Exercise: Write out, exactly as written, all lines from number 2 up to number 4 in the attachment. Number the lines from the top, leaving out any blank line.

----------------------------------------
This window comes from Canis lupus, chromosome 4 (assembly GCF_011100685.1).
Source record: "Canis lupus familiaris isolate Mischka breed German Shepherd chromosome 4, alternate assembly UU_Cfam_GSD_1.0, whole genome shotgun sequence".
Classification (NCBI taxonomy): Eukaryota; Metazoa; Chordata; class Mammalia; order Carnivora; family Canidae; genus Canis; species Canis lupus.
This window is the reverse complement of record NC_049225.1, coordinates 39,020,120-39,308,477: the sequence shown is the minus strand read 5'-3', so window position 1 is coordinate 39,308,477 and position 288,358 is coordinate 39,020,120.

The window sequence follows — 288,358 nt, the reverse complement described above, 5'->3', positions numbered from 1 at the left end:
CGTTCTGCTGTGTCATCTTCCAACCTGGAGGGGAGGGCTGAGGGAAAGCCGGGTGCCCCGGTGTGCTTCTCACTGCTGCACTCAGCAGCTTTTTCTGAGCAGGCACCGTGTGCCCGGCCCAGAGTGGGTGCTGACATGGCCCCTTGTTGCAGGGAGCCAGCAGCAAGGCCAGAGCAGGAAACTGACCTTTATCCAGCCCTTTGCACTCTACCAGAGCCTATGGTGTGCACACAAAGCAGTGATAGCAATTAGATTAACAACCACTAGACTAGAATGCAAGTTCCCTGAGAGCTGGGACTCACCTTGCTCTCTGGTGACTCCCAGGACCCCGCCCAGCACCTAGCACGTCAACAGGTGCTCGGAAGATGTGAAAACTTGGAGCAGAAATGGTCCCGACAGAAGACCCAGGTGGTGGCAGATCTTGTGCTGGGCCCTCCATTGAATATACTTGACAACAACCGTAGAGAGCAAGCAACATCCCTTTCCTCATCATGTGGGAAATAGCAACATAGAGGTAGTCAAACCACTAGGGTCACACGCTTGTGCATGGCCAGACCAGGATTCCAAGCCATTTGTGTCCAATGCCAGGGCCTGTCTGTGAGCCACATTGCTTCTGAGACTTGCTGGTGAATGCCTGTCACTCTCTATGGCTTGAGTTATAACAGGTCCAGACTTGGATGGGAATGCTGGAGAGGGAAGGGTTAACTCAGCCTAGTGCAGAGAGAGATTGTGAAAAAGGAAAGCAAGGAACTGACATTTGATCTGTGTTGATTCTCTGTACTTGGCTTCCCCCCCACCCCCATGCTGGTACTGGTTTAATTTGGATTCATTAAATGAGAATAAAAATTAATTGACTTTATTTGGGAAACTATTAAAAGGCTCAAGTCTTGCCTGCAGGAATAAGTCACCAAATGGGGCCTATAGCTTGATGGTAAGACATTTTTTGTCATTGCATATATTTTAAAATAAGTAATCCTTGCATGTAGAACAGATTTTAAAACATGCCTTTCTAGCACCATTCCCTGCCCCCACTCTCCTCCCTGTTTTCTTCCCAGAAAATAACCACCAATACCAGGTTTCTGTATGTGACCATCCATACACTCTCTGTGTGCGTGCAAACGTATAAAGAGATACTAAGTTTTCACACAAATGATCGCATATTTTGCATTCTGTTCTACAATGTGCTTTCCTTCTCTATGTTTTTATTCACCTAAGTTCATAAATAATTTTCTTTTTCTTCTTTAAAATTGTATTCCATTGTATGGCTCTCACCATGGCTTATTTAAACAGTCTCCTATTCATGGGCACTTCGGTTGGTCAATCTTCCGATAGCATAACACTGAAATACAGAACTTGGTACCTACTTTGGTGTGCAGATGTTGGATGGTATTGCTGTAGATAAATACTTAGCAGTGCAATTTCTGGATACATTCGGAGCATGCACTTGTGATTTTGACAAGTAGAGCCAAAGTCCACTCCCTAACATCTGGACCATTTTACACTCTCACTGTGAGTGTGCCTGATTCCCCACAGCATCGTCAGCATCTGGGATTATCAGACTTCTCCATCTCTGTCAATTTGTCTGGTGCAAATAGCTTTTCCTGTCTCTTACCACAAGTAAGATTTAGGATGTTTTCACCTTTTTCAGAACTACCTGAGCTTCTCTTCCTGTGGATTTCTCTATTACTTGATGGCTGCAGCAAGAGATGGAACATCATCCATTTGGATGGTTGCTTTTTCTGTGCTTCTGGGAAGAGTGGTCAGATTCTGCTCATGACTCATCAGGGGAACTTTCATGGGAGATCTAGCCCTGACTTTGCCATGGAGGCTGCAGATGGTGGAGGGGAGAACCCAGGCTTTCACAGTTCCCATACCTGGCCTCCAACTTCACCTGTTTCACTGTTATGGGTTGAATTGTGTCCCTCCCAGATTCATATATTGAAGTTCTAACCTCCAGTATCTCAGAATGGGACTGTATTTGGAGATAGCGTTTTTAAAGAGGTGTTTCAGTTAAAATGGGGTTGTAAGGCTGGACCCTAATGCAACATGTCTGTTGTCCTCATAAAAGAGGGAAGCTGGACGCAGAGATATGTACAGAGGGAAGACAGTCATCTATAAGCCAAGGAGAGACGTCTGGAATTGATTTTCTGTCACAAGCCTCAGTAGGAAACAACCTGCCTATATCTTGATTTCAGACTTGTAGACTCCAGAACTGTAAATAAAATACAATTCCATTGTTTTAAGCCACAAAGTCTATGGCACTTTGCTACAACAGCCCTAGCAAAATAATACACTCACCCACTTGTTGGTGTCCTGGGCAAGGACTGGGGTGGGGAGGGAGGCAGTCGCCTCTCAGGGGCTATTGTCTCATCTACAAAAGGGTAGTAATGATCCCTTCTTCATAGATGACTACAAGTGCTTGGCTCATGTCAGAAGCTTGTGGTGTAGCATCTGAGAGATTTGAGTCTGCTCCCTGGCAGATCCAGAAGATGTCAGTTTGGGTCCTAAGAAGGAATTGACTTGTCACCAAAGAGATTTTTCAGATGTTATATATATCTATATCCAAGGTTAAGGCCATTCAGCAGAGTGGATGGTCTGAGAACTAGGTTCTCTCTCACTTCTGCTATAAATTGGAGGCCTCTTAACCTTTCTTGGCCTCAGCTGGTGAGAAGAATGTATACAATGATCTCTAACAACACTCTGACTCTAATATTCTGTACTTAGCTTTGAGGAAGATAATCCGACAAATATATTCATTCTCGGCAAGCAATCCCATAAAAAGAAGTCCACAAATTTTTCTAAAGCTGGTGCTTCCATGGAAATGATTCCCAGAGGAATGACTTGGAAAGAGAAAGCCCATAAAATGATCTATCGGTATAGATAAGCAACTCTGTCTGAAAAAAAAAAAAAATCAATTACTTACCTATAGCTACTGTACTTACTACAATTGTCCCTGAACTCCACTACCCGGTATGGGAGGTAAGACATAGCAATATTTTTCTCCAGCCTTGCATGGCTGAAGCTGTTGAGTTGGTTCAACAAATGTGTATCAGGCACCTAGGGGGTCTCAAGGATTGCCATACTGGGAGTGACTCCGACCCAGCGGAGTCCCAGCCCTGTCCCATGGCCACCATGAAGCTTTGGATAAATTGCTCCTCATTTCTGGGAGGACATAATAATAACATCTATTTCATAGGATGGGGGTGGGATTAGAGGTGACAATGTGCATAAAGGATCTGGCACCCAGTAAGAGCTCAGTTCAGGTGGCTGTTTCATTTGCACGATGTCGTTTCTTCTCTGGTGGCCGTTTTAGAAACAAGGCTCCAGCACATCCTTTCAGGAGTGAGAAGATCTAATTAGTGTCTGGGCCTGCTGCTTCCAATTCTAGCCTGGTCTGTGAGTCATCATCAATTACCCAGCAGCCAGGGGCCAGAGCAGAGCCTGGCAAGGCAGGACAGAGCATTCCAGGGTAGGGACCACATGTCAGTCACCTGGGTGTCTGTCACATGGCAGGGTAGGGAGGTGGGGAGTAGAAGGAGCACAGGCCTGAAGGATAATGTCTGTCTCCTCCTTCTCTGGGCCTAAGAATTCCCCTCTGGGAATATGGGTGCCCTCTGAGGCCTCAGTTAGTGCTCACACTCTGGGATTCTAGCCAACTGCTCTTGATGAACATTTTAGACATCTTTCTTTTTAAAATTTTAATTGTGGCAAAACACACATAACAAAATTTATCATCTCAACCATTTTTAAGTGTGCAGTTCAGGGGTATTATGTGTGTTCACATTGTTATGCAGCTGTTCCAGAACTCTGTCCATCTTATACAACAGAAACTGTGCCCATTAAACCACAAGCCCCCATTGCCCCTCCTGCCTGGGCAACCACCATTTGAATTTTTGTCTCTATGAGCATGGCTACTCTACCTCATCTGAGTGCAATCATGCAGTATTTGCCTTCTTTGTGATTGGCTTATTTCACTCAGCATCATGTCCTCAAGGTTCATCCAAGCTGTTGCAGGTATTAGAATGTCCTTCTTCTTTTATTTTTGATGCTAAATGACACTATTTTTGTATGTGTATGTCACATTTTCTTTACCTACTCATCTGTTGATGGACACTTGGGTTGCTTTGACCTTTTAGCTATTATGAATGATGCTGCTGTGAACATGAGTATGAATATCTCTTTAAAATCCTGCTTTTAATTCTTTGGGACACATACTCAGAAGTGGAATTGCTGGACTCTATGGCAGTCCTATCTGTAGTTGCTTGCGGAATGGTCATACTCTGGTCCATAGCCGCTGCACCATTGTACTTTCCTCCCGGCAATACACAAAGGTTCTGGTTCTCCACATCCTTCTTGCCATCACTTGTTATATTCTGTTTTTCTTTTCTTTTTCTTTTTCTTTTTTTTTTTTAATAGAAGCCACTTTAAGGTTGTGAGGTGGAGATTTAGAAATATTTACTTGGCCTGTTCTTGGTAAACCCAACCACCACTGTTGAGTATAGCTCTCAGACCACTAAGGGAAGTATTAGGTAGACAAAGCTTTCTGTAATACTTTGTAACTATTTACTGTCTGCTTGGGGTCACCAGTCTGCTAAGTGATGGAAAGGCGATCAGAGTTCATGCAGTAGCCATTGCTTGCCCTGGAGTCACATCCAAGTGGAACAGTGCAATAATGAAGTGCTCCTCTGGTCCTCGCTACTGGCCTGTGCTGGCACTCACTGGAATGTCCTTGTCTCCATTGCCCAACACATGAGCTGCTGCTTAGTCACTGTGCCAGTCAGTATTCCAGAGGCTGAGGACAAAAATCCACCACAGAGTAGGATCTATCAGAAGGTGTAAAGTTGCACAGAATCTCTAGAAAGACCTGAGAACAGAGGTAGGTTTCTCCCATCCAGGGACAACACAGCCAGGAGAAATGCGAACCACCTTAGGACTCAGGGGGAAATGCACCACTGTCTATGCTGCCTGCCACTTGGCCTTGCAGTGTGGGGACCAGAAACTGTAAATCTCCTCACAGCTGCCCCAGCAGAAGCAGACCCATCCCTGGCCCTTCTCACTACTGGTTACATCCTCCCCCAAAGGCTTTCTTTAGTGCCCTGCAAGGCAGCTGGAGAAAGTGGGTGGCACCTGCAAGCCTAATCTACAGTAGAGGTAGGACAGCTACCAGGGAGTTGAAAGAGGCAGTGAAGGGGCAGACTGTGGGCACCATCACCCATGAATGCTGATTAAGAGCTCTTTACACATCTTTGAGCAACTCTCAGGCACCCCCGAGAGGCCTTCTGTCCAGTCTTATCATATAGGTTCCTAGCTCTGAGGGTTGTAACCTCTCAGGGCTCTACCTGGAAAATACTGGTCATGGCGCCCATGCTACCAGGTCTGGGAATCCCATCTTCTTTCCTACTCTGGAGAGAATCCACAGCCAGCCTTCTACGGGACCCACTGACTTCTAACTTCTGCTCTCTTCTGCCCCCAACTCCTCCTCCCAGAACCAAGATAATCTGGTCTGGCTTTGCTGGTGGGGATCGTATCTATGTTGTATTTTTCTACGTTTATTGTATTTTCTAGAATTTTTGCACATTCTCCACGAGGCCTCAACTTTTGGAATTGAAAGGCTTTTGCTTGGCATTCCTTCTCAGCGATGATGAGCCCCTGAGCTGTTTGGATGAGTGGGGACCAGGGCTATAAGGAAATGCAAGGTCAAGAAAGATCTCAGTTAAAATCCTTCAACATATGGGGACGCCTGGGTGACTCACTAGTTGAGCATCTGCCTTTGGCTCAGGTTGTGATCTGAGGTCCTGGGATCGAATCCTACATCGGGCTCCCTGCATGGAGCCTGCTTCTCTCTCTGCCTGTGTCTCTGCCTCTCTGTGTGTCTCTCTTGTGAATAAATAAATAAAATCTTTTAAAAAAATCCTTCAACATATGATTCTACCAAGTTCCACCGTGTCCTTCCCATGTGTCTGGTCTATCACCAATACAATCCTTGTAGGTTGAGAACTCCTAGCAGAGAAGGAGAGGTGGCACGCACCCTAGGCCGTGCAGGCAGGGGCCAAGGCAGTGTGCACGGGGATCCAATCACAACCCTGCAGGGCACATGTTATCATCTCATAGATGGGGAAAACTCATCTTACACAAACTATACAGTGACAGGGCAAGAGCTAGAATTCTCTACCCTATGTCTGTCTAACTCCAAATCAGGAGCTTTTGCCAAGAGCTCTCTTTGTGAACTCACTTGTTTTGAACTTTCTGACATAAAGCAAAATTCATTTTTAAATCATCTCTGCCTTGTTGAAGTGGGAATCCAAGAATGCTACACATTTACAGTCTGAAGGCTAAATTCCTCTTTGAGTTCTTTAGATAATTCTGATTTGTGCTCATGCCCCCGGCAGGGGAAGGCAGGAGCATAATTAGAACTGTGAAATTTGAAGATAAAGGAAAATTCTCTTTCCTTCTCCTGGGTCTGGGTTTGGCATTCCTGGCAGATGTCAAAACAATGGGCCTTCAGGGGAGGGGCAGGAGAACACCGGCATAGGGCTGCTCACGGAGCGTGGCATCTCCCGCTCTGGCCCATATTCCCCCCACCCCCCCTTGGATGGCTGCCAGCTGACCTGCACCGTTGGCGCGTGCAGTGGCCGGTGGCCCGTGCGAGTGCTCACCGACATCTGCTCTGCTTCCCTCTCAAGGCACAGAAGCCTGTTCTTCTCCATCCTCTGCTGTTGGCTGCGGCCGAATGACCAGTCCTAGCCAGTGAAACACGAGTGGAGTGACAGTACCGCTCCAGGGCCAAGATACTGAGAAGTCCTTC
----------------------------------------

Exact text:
Source record: "Canis lupus familiaris isolate Mischka breed German Shepherd chromosome 4, alternate assembly UU_Cfam_GSD_1.0, whole genome shotgun sequence".
Classification (NCBI taxonomy): Eukaryota; Metazoa; Chordata; class Mammalia; order Carnivora; family Canidae; genus Canis; species Canis lupus.
This window is the reverse complement of record NC_049225.1, coordinates 39,020,120-39,308,477: the sequence shown is the minus strand read 5'-3', so window position 1 is coordinate 39,308,477 and position 288,358 is coordinate 39,020,120.